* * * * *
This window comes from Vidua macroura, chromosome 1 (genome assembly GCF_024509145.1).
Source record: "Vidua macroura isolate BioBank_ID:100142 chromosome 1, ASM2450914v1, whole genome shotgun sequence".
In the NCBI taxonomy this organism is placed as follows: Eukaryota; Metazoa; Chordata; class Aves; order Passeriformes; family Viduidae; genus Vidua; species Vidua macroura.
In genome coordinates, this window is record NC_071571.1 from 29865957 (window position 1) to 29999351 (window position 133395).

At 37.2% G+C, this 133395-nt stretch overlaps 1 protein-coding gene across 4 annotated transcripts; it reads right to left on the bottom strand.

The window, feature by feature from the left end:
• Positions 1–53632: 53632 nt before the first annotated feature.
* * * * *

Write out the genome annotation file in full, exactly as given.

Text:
This window comes from Vidua macroura, chromosome 1 (genome assembly GCF_024509145.1).
Source record: "Vidua macroura isolate BioBank_ID:100142 chromosome 1, ASM2450914v1, whole genome shotgun sequence".
In the NCBI taxonomy this organism is placed as follows: Eukaryota; Metazoa; Chordata; class Aves; order Passeriformes; family Viduidae; genus Vidua; species Vidua macroura.
In genome coordinates, this window is record NC_071571.1 from 29865957 (window position 1) to 29999351 (window position 133395).

At 37.2% G+C, this 133395-nt stretch overlaps 1 protein-coding gene across 4 annotated transcripts; it reads right to left on the bottom strand.

The window, feature by feature from the left end:
• Positions 1–53632: 53632 nt before the first annotated feature.